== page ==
Tuesday, December 6, 2016

Angels, Safety Pins, and Southern Hospitality

Spartanburg artist pins his hopes on human kindness, our better angels

Tryon, N.C. – Kris Neely is known for his angel paintings. He calls them Guardians. This year he is trying something new.

When his older brother Erik died in the year 2000, Neely found way to use his art to give hope to others.

It all started with a simple request from his mother. “She wanted something to go in his childhood bedroom to remind her to be hopeful. You can imagine that was the saddest place in the house for a grieving mom.”

Neely painted the first of his Guardians for the narrow space between the door frame and the light switch in that room.

Soon his mother asked for more of these angels, painted on wooden scraps Neely had around his art studio in Spartanburg, SC. “I thought ten would be all I would ever paint.” Neely missed his estimate- multiply ten by one thousand. Neely has shared more than 10,000 of these simple paintings. Each one is unique. Neely hopes they will bring hope to places where it needs to be remembered.

Neely operates Wet Paint Syndrome, LLC on nights and weekends, sharing his Guardians worldwide, and by day he serves as the Professor of Art at Spartanburg Methodist College. “I try to mix it up a little every year so I do not get tired. One year the wings unfolded. One year I built more sculptural assemblages. This year it is safety pins.”

Neely has found a way to incorporate his Guardian image into the negative space left by the shape of a safety pin. “I do not consider this to be a political symbol,” Neely adds. “No political party owns love. No party owns human kindness.”

The symbol of the safety pin has become a rallying point for people who intend to serve as “a safe space” for others “who may feel vulnerable from the hurtful and sometimes hateful rhetoric that has emerged in our recent civic discourse.”

When asked about his politics, Neely asserts, “All of my angels have a right and a left wing. It is all about balance.” He says he has little use for partisan politics. “I believe in Southern hospitality, and that means showing kindness to strangers.”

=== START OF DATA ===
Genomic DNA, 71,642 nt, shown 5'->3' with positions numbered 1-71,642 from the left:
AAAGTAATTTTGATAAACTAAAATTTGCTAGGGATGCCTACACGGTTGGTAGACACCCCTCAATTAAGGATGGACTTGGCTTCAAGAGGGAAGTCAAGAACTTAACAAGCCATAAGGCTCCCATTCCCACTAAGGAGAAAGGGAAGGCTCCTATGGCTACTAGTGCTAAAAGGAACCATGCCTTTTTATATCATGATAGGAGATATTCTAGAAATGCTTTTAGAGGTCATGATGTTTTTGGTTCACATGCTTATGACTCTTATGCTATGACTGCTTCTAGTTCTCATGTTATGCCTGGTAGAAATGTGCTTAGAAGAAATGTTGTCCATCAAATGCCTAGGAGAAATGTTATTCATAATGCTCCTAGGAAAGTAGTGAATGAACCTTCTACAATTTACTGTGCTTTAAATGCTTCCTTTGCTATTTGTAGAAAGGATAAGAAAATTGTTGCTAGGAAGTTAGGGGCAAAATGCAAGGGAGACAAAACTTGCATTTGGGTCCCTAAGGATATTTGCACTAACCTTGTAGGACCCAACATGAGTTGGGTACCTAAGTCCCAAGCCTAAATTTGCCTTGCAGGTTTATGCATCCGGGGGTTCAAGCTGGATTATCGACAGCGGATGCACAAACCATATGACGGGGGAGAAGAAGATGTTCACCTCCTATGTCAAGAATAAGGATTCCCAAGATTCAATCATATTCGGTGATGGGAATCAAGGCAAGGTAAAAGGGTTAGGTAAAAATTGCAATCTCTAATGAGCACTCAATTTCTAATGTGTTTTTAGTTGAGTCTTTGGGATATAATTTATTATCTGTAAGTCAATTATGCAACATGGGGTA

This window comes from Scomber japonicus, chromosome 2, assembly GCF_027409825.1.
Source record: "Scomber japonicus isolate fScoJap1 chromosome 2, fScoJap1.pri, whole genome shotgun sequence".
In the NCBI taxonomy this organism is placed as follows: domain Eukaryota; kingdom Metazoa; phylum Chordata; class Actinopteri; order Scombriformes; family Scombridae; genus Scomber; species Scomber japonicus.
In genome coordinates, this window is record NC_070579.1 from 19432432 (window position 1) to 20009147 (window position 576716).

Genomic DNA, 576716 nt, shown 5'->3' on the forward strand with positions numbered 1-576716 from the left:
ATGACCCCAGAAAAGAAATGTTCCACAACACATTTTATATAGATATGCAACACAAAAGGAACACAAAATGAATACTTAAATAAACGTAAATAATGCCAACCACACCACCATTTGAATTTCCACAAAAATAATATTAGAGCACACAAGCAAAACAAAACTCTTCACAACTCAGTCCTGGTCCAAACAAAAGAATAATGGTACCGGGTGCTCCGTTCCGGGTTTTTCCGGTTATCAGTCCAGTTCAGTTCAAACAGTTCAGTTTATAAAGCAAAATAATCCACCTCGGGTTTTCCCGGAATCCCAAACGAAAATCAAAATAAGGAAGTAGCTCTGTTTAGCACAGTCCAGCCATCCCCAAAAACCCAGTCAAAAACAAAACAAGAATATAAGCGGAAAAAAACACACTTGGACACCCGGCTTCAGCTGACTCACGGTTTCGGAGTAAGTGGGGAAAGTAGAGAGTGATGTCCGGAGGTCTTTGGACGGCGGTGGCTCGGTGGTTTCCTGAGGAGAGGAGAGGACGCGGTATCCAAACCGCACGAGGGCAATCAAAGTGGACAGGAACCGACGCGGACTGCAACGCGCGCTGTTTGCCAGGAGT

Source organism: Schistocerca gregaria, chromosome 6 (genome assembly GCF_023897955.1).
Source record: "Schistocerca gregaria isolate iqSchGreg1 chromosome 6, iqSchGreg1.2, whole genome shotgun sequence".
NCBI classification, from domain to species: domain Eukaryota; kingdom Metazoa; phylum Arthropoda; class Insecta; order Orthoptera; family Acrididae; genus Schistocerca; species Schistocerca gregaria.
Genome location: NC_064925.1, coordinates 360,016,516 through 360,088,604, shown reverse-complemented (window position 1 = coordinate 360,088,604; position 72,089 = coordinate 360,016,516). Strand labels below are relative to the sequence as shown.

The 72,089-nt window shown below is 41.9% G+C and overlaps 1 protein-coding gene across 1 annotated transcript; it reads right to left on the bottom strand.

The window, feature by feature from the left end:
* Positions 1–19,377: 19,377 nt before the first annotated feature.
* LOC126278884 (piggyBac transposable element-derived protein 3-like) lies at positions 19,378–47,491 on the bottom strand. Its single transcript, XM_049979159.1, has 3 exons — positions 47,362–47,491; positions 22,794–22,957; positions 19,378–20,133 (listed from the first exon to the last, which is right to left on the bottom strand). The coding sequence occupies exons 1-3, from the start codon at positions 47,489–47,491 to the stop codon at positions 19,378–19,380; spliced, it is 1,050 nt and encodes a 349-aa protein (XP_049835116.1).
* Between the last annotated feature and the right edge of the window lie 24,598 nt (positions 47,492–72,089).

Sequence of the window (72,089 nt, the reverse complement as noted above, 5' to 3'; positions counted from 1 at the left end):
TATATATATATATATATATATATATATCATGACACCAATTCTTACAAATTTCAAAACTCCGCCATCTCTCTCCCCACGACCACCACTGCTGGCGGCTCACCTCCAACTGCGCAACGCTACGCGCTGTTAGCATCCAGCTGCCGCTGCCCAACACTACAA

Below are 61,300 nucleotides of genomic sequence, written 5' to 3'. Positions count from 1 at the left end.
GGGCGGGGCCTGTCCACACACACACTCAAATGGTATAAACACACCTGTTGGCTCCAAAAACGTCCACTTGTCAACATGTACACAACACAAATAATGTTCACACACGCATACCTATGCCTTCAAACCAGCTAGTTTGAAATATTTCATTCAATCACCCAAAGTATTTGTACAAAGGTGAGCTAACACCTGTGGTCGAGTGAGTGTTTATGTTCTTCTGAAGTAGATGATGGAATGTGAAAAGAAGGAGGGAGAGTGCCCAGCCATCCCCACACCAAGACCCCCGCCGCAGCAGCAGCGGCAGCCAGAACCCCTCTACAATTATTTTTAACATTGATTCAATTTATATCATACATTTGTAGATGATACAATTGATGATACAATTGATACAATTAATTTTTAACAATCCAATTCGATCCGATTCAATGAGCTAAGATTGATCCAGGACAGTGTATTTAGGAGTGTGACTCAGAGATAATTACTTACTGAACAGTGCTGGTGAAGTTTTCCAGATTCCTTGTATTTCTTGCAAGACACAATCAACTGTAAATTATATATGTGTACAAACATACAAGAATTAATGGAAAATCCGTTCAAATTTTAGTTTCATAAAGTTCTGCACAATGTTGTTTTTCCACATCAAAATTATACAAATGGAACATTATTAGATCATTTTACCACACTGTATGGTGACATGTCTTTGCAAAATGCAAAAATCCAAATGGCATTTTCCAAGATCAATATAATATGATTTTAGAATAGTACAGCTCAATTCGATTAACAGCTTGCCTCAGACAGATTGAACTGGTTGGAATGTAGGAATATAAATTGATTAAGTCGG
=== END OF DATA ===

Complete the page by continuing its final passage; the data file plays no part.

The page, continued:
Neely hopes his new Safety Pin Guardians will help him support people in the Carolinas who may be in need of assistance. He plans to support projects and charities that help communities that he wants to feel more welcomed in our region. “The Carolinas have been a thriving place for international business. The last thing we need to do is make people feel like we have forgotten to show basic human kindness to others just because they look a little different or think a little different.” Neely points out that the mountains and seashores in the Carolinas serve as a boon for regional economic growth and local businesses. He argues that any policy that excludes people on the basis of race, creed, or sexual orientation is not making visitors feel welcome. “If I believe God so loved the world, I figure I should try to do it too.”

Neely quotes Abraham Lincoln from memory. “All that I am and all that I hope to be, I owe to my angel mother.” He concludes, “If Momma saw someone in need, she would try to help them.”

Neely’s new Safety Pin Guardians debut at Carri Bass Gallery at 25A South Trade Street in Tryon, NC on Friday, December 9 from 6-8pm. The reception is free and open to the public. Neely says that he will have paintings at the exhibit on sale. His Safety Pin Guardians are also available on Etsy.com at Wet Paint Syndrome. Neely plans to donate a portion of every Safety Pin Guardian sale to benefit non-profits that extend the reach of human kindness in the community. He wants to start local in the Carolinas.

“I believe the whole point of the safety pin is being there to help your neighbors make a way in the world. For me that starts right here at home.” Neely laughs, "In times like these, I figure I better get going on my second legion of angels. 20,000 here we come!"

His laugh is loud and distinctive, and it seems to be almost impossible not to laugh with him.

“How many angels can dance on the head of a pin?” Neely asks. “More than I can paint, but only one at a time!”

The exhibit will run through January 6th. His Safety Pin Guardians are also available on Etsy.com at Wet Paint Syndrome.

Photos courtesy of Betsy Neely Sikma